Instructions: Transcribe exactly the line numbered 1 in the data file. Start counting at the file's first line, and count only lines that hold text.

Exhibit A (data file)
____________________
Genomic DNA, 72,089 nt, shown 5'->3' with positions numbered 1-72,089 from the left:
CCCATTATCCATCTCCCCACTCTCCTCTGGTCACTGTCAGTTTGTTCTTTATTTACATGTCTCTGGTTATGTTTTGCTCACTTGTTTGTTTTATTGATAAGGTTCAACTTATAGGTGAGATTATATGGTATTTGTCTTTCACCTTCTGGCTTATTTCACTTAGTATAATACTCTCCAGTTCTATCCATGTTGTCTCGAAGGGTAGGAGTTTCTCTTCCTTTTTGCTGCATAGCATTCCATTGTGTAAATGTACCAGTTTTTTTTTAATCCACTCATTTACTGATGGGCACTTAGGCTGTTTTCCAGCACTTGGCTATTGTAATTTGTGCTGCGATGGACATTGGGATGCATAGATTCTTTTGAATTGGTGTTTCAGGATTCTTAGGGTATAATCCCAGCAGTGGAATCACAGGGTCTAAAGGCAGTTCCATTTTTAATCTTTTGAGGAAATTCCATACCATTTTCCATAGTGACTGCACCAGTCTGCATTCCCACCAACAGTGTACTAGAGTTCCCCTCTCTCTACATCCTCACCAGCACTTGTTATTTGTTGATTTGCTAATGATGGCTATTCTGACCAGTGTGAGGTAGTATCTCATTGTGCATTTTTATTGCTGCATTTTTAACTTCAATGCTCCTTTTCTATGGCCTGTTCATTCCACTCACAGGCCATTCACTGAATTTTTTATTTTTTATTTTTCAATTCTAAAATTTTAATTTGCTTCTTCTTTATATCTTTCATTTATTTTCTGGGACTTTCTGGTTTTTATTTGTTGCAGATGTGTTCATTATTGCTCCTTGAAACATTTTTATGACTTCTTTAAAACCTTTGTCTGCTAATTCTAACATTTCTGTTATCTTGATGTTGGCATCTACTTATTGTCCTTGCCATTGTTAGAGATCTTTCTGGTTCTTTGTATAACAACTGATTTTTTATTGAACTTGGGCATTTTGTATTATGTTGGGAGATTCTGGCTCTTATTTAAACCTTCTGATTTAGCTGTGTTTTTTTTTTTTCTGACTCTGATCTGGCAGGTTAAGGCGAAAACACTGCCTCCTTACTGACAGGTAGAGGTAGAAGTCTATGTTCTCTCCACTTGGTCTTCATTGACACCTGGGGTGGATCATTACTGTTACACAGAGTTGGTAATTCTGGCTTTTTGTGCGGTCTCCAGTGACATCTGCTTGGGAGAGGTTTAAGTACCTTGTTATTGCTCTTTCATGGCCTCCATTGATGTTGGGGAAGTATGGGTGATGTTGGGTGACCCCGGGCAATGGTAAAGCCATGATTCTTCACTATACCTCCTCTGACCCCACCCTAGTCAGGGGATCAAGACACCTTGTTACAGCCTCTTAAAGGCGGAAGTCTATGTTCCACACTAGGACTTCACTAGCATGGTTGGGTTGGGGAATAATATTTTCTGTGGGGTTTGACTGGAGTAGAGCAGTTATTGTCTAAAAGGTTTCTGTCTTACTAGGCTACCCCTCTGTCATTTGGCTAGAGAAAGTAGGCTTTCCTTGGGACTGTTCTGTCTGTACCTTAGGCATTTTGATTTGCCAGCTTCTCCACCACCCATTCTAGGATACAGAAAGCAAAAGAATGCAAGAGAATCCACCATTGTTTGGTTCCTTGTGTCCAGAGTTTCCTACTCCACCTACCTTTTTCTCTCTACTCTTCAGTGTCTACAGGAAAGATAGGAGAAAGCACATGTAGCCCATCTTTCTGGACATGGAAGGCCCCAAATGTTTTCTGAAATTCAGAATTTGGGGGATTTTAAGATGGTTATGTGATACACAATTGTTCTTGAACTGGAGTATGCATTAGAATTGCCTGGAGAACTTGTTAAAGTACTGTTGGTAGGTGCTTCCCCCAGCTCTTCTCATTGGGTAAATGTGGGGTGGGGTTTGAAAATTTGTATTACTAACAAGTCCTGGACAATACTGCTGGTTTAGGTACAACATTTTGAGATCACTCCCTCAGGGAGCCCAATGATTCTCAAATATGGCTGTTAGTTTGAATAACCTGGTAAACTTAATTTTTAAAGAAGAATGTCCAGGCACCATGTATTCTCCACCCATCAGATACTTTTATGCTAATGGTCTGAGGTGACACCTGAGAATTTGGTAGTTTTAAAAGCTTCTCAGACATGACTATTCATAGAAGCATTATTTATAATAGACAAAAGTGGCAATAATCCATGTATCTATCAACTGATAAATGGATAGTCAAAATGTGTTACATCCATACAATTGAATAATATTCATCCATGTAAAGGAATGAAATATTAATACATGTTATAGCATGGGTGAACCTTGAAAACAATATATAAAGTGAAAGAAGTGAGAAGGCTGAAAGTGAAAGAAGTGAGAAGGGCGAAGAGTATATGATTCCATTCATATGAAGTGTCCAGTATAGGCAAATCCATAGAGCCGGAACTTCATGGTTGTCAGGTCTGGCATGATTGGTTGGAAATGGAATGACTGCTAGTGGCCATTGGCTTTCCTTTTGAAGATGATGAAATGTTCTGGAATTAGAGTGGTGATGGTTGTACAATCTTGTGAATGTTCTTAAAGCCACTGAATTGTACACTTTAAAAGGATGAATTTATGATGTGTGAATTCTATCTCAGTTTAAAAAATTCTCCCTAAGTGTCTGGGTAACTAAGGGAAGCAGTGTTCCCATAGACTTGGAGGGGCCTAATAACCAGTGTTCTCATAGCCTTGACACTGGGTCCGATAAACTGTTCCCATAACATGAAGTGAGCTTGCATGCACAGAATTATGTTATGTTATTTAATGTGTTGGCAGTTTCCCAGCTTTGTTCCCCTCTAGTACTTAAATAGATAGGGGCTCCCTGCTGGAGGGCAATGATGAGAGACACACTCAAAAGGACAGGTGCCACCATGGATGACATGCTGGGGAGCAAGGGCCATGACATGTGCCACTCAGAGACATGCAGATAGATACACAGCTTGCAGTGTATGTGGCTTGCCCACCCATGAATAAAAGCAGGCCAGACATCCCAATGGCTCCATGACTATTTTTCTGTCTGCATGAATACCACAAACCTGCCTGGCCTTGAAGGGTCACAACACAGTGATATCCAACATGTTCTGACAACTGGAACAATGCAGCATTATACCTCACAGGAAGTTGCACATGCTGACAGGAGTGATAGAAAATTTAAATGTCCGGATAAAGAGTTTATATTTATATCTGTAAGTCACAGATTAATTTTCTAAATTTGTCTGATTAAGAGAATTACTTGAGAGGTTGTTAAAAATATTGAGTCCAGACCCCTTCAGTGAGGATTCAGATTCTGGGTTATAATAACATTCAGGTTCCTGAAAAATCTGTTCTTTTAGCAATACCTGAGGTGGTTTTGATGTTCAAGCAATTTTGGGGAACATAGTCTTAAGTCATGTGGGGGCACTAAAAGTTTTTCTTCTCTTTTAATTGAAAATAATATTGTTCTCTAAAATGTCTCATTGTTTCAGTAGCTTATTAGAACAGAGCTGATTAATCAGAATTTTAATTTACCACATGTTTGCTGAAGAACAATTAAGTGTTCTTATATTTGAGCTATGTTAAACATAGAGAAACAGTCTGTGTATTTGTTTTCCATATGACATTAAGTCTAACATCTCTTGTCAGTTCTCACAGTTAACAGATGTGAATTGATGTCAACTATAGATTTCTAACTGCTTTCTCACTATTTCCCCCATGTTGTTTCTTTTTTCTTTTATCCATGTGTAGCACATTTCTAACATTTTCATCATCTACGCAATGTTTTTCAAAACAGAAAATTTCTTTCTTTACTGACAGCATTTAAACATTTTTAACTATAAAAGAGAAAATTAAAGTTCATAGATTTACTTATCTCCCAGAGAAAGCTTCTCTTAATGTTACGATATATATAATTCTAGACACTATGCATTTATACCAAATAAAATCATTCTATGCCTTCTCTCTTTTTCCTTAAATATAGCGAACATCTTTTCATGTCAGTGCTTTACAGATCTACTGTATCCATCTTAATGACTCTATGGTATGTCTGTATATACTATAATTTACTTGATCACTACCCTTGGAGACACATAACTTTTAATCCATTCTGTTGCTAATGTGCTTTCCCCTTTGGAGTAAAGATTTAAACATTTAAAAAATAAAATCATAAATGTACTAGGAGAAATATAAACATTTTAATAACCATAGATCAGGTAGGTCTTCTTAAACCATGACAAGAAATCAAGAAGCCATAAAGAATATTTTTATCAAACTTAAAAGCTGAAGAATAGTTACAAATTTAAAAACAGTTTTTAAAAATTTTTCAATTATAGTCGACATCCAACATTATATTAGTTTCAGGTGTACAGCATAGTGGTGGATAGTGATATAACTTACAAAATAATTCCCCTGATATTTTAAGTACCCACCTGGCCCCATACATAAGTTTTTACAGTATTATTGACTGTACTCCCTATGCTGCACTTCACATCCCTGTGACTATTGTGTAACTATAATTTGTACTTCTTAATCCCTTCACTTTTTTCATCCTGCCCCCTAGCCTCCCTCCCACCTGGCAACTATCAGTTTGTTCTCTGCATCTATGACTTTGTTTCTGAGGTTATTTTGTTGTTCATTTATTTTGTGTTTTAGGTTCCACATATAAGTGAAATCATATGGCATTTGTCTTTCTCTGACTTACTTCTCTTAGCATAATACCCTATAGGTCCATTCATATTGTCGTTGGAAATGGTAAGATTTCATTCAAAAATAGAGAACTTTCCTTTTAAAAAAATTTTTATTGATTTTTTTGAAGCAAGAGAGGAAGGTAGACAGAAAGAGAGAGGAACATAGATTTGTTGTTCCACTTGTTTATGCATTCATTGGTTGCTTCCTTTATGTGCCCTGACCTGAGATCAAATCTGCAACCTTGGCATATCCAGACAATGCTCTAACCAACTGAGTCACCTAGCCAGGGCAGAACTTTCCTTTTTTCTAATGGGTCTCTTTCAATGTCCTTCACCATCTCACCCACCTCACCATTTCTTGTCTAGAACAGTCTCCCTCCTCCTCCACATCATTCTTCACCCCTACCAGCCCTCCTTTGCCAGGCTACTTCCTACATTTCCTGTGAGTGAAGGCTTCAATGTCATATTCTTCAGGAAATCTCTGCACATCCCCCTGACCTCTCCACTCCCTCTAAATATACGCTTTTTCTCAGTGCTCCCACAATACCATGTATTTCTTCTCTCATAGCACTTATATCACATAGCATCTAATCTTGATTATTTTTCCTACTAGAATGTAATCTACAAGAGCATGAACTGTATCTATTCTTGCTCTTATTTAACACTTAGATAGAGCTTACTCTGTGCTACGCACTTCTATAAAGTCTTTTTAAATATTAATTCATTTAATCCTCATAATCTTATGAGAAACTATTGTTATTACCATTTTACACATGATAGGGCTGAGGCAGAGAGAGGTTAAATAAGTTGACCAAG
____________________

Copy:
Genomic DNA, 72,089 nt, shown 5'->3' with positions numbered 1-72,089 from the left: